Alexandria, Virginia is one of the top dog-friendly cities in the United States. Did you know that one out of every four residents in Alexandria, Virginia is a dog?
This is why stories like this hit hard. I know the dog in this request (see below) who tragically lost his owner late last year. Ashley left us too soon but, you can help Rudder live on whose liver is damaged.
I have donated to help out Rudder. If you can, please consider donating as well.
The dashlingly handsome and sweet Labrador you see in this photo is Rudder Long. Rudder’s Dad is Ashley who passed away unexpectedly this past Fall; it has been quite a shock for all involved, including Rudder. Luckily, Rudder has been able to stay in his primary home with his Grandmother, Cindy with the assistance of myself and some caring friends and neighbors. This has been quite a wonderful gift for each of them.
Unfortunately, some routine blood work in February showed that Rudder had highly elevated liver enzymes across all markers (as much as 10x what is considered “normal”). An ultrasound and a bile acids test (to assess liver function) confirmed that his liver has been wrestling with an insult of unknown origin for quite some time. Luckily, the liver is quite a warrior and up until recently, Rudder has not been showing the deletarious effects that an injured liver can produce. The liver effects the functioning of all other organ systems as well as being the “master” in charge of ridding our bodies from toxins, excess hormones, heavy metals etc. Quite an imortant job for one organ! But, when the liver is diseased and left untreated, it will no longer be able to function, ultimately resulting in an untimely death. And Rudder has quite an appetite–espcially for life– left in him!
The good news is that the liver has Super Powers of it’s own and can actually regenerate some of itself when given targeted care. So the next step in Rudder’s healing journey is to get a biospy (via laproscopy) to see what villian is causing the damage. In absence of tumors on his ultrasound the most likely culprit is copper. Normally benign and necessary for metabolism, in certain breeds (Labs as one of them) an inherited condition can cause their bodies to accumulate too much copper and result in heavy metal toxicity, leading to the destruction of liver cells. Luckily, Copper Storage Disease, once definitely diagnosed through the biopsy, is very treatable by (1) removing the excessive copper, (2) diet management and (3) monthly supplements.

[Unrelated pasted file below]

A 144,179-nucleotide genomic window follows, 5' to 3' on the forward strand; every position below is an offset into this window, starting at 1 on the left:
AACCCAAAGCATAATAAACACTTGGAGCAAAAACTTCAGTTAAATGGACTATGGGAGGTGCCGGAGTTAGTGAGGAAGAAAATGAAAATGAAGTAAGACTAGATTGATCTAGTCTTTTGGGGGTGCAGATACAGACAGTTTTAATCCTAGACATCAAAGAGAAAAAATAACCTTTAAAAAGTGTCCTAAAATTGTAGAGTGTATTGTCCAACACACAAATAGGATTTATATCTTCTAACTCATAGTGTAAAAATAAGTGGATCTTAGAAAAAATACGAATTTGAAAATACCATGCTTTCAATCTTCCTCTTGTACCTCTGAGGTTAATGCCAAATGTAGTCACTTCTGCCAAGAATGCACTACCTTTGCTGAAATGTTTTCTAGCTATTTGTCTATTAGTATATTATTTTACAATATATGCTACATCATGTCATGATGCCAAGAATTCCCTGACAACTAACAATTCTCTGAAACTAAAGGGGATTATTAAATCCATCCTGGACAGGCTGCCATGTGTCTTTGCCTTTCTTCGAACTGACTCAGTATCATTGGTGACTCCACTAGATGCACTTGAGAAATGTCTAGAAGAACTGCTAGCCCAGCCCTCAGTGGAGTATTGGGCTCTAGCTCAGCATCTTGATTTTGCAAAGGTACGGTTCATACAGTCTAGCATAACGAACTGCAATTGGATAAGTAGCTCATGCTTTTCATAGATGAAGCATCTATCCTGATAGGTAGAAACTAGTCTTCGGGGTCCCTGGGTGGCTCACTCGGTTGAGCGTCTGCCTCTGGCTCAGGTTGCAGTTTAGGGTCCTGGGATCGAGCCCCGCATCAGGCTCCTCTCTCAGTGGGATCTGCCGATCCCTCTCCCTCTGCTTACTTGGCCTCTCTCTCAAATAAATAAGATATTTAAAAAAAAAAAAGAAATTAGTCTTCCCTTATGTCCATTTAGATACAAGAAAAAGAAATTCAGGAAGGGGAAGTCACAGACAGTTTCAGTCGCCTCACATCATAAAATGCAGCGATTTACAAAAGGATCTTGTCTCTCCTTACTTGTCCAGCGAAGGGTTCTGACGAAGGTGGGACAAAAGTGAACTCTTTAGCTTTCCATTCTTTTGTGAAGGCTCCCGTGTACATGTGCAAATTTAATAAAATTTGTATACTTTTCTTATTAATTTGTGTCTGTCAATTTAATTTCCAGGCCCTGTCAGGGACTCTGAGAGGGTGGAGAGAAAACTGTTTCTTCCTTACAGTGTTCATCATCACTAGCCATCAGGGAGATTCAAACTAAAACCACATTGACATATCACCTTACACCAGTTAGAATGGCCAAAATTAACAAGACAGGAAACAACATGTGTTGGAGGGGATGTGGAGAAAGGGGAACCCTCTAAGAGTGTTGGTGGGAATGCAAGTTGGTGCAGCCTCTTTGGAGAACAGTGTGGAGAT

So this is where Rudder needs your support: the biopsy is very expensive and his family does not have all the funds necessary to cover the cost. Without the biopsy, the exact cause of his liver demise can not be diagnosed. His next option for treatment would be too costly on a monthly basis to maintain since that would involve casting a wide net at all possible causes and may not even be addressing the appropriate root cause.
So, please consider contributing to Rudder’s medical care so that can he live out his life comfortably and continue to put a smile on everyone’s face! All contributions will go to the cost of the biopsy, veterinary visits and if anything it left over, towards his on-going monthly prescription food and supplement schedule necessay to support his liver.
“Dogs do not make our whole life but they make our lives whole” ~R.C.